The Ambassador's Daughter
By: Pam Jenoff
Pub. Date: January 29, 2013
Publisher: Harlequin MIRA
Paris, 1919. The world's leaders have gathered to rebuild from the ashes of the Great War. But for one woman, the City of Lightharbors dark secrets and dangerous liaisons, for which many could pay dearly.
Brought to the peace conference by her father, a German diplomat, Margot Rosenthal initially resents being trapped in the congested French capital, where she is still looked upon as the enemy. But as she contemplates returning to
Berlinand a life with Stefan, the wounded fiancé she hardly knows anymore, she decides that being in Parisis not so bad after all.
Bored and torn between duty and the desire to be free, Margot strikes up unlikely alliances: with Krysia, an accomplished musician with radical acquaintances and a secret to protect; and with Georg, the handsome, damaged naval officer who gives Margot a job-and also a reason to question everything she thought she knew about where her true loyalties should lie.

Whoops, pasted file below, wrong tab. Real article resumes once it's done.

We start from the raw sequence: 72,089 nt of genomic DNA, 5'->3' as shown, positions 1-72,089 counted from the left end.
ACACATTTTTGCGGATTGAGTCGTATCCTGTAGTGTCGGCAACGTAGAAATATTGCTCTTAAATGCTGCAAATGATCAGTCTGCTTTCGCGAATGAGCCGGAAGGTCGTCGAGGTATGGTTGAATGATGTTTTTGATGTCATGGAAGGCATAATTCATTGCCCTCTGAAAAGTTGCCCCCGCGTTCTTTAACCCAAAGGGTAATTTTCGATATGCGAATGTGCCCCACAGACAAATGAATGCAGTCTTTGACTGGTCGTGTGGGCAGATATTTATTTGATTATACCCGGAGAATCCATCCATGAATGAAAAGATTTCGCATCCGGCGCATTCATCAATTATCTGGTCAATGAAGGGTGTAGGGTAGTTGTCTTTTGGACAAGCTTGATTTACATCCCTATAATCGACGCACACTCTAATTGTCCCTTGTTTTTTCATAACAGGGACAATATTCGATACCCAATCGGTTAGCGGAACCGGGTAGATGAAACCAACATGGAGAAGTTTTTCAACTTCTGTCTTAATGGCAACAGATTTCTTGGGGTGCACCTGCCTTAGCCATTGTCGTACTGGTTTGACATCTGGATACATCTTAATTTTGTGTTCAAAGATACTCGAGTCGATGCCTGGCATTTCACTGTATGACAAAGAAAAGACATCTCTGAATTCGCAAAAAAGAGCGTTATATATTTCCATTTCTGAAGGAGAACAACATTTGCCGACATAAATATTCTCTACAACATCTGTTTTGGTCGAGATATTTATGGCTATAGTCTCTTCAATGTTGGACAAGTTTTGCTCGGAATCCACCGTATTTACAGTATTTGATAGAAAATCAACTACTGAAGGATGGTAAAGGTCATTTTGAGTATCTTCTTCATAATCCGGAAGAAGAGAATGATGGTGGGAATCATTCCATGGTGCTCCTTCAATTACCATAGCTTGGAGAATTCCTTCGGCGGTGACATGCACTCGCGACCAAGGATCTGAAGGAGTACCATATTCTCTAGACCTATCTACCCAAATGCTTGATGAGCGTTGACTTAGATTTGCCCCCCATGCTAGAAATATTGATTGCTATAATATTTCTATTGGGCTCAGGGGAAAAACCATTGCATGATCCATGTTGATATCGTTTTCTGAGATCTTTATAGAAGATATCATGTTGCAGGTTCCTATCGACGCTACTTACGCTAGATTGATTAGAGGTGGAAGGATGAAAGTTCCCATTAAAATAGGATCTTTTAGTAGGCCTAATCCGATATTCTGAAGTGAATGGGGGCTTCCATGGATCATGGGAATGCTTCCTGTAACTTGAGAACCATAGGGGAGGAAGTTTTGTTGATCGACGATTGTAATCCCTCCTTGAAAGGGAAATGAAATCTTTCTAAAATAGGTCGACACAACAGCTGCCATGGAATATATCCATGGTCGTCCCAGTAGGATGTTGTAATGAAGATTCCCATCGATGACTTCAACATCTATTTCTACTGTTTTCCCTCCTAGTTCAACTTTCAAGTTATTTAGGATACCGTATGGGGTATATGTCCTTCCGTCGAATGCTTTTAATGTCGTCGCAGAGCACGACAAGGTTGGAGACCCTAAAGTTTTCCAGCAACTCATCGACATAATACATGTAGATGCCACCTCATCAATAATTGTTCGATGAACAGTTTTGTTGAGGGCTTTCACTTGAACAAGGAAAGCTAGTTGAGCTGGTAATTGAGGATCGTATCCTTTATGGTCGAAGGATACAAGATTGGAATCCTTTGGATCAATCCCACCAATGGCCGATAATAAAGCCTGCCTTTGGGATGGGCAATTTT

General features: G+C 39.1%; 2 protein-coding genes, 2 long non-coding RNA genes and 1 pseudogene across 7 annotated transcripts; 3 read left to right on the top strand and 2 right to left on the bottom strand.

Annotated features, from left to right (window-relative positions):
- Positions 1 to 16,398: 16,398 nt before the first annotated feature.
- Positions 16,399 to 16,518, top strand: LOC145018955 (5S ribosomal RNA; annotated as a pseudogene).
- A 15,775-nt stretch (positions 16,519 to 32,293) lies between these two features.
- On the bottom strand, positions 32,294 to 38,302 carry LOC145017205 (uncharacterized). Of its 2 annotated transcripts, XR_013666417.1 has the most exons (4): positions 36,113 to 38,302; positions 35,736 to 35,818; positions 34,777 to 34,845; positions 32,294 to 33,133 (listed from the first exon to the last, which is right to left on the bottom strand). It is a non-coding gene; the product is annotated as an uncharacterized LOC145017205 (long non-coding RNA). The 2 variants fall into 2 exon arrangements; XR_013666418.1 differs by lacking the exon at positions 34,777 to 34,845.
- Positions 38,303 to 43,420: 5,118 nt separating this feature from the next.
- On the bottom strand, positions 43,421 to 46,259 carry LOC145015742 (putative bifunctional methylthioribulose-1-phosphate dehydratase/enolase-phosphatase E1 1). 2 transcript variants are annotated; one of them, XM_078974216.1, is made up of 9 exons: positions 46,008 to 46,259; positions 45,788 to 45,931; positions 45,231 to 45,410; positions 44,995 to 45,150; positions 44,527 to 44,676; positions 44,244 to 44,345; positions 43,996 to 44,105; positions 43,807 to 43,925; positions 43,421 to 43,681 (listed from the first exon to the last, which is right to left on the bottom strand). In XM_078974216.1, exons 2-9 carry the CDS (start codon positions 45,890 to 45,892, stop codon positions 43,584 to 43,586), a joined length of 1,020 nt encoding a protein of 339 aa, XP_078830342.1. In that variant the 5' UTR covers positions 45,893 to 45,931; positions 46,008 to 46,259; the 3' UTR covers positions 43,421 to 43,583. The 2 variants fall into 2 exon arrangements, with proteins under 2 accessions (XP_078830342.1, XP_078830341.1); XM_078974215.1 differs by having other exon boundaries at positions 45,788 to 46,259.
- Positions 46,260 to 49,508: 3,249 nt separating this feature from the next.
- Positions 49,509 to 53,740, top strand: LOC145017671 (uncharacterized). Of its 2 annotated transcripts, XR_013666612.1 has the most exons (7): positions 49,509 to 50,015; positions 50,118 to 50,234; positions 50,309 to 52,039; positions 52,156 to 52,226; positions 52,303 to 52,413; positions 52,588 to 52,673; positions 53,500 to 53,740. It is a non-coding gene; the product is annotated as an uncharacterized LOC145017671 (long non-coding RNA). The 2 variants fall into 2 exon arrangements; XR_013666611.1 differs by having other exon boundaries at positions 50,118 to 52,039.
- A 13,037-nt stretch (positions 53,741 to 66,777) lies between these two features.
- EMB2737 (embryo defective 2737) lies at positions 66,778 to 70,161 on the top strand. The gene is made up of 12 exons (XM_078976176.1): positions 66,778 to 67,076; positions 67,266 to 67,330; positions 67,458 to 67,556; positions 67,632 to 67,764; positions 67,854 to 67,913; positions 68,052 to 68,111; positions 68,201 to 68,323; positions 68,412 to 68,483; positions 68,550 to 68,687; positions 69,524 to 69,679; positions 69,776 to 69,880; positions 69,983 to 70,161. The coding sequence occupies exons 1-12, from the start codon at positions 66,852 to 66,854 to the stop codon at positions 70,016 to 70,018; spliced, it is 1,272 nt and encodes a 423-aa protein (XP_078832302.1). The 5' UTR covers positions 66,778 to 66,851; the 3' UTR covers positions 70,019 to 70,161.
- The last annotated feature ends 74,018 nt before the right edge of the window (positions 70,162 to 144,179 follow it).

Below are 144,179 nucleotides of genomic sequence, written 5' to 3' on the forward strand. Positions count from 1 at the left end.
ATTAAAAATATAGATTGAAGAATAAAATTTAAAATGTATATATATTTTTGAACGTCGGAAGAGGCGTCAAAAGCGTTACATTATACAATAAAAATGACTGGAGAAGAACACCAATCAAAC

Against the backdrop of one of the most significant events of the century, a delicate web of lies obscures the line between the casualties of war and of the heart, making trust a luxury that no one can afford.
When I started The Ambassador's Daughter, I didn't realize that it was a prequel to Pam Jennoff's series, The Kommandant's Girl. Like the idiot I am, while I was still reading, I looked up the other two books and because I did that I got a sense of what was going to happen, and it ended up ruining the rest of story for me!
I love historical stories. There is just something so romantic about a story written during or after a World War, and this one is set in 1919
I was hooked after seeing the cover! Margot Rosenthal thought she had her life
figured out, but when her fiancé comes home from the war disabled, and she has
to move to Paris
with her dad for a little while, her life starts to unravel. With the help of
some unlikely allies, including Krysia and Georg, Margot will decided who she
really is meant to be.
While The Ambassador's Daughter is well written, I found some parts to be dragging on and on, and I eventually just ended up skipping some of those parts. I especially loved the parts between Margot and Georg. I thought they had a very interesting connection.